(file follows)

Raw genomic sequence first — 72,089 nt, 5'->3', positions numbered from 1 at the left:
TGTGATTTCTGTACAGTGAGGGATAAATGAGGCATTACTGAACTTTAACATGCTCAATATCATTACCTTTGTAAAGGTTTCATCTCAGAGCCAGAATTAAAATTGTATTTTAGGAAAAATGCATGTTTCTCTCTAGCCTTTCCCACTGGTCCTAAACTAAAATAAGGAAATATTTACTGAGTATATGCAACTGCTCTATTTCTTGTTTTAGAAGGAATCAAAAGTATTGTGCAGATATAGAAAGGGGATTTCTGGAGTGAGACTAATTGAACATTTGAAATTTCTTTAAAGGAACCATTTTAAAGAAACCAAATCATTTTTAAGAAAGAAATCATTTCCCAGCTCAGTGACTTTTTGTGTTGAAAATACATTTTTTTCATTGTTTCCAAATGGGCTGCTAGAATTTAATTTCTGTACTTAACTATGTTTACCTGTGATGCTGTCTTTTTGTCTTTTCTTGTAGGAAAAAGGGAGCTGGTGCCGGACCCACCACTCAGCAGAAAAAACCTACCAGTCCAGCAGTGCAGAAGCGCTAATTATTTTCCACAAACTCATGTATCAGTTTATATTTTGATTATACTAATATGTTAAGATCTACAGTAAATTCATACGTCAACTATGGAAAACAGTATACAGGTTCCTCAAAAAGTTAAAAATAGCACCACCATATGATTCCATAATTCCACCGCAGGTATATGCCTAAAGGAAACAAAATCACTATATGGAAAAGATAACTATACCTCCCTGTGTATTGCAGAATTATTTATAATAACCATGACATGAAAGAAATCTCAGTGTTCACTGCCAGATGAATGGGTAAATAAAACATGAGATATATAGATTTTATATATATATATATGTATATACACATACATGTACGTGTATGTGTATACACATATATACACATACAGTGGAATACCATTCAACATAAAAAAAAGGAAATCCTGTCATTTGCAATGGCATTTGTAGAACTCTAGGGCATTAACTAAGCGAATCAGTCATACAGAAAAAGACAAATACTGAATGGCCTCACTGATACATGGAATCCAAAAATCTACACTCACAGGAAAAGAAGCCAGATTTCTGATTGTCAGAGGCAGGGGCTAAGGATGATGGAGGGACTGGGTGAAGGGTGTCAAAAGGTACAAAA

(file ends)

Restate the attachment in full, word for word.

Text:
Raw genomic sequence first — 72,089 nt, 5'->3', positions numbered from 1 at the left:
TGTGATTTCTGTACAGTGAGGGATAAATGAGGCATTACTGAACTTTAACATGCTCAATATCATTACCTTTGTAAAGGTTTCATCTCAGAGCCAGAATTAAAATTGTATTTTAGGAAAAATGCATGTTTCTCTCTAGCCTTTCCCACTGGTCCTAAACTAAAATAAGGAAATATTTACTGAGTATATGCAACTGCTCTATTTCTTGTTTTAGAAGGAATCAAAAGTATTGTGCAGATATAGAAAGGGGATTTCTGGAGTGAGACTAATTGAACATTTGAAATTTCTTTAAAGGAACCATTTTAAAGAAACCAAATCATTTTTAAGAAAGAAATCATTTCCCAGCTCAGTGACTTTTTGTGTTGAAAATACATTTTTTTCATTGTTTCCAAATGGGCTGCTAGAATTTAATTTCTGTACTTAACTATGTTTACCTGTGATGCTGTCTTTTTGTCTTTTCTTGTAGGAAAAAGGGAGCTGGTGCCGGACCCACCACTCAGCAGAAAAAACCTACCAGTCCAGCAGTGCAGAAGCGCTAATTATTTTCCACAAACTCATGTATCAGTTTATATTTTGATTATACTAATATGTTAAGATCTACAGTAAATTCATACGTCAACTATGGAAAACAGTATACAGGTTCCTCAAAAAGTTAAAAATAGCACCACCATATGATTCCATAATTCCACCGCAGGTATATGCCTAAAGGAAACAAAATCACTATATGGAAAAGATAACTATACCTCCCTGTGTATTGCAGAATTATTTATAATAACCATGACATGAAAGAAATCTCAGTGTTCACTGCCAGATGAATGGGTAAATAAAACATGAGATATATAGATTTTATATATATATATATGTATATACACATACATGTACGTGTATGTGTATACACATATATACACATACAGTGGAATACCATTCAACATAAAAAAAAGGAAATCCTGTCATTTGCAATGGCATTTGTAGAACTCTAGGGCATTAACTAAGCGAATCAGTCATACAGAAAAAGACAAATACTGAATGGCCTCACTGATACATGGAATCCAAAAATCTACACTCACAGGAAAAGAAGCCAGATTTCTGATTGTCAGAGGCAGGGGCTAAGGATGATGGAGGGACTGGGTGAAGGGTGTCAAAAGGTACAAAA